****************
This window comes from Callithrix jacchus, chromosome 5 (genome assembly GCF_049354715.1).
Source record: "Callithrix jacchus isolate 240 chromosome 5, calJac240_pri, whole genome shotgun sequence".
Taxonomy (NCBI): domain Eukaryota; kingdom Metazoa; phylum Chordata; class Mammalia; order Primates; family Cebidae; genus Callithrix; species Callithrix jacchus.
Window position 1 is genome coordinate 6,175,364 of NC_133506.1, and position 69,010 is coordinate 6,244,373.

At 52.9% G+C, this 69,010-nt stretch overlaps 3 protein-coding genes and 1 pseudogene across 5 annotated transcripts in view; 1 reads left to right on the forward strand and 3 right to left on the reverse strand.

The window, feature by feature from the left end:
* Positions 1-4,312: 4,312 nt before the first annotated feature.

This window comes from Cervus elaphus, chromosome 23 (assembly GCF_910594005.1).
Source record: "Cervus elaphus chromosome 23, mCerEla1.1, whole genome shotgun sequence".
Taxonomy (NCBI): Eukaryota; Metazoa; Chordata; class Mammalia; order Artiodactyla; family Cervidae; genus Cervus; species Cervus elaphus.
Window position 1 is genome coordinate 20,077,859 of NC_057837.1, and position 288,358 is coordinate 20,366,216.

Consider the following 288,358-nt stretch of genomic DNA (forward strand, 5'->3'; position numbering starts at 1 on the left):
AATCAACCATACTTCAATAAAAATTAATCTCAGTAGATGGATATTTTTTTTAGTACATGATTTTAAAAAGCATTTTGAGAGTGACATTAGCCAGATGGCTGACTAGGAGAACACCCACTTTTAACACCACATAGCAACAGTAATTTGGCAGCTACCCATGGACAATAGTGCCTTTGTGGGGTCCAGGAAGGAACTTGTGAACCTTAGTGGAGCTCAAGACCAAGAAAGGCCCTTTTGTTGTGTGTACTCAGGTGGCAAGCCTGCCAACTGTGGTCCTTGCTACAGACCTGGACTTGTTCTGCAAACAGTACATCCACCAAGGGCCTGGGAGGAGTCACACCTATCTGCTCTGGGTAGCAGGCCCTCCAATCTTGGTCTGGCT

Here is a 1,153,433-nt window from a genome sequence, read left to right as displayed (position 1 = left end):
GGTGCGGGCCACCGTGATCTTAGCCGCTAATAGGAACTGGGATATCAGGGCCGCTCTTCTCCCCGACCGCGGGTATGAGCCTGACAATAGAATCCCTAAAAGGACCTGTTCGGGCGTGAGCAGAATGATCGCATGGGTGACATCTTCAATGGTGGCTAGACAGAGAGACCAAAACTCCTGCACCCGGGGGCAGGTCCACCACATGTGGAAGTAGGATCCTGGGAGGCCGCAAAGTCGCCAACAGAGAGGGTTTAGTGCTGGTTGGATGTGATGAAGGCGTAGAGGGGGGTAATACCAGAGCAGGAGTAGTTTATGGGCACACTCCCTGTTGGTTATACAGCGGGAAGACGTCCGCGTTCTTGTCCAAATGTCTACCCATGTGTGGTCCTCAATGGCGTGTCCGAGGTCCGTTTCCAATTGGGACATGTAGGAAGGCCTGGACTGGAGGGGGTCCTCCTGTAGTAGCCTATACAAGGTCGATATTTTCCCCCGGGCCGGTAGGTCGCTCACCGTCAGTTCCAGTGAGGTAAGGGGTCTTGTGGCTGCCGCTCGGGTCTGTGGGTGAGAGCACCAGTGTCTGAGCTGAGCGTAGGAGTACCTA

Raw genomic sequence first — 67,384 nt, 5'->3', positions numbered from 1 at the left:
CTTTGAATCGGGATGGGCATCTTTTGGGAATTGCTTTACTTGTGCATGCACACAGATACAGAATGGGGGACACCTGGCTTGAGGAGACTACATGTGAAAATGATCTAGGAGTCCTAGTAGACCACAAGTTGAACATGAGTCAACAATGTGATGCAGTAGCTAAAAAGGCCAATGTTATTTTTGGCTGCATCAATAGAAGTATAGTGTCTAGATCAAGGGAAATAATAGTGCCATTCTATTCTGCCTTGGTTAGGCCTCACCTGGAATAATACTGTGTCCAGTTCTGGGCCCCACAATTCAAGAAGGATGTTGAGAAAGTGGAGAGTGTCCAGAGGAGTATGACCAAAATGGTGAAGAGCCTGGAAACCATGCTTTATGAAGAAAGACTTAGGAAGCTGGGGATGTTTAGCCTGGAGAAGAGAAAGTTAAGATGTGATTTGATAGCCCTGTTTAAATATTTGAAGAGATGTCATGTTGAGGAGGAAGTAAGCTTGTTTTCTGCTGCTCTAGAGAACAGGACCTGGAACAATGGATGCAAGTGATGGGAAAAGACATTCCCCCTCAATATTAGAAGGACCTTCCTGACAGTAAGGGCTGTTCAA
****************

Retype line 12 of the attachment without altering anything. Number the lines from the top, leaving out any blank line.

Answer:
Consider the following 288,358-nt stretch of genomic DNA (forward strand, 5'->3'; position numbering starts at 1 on the left):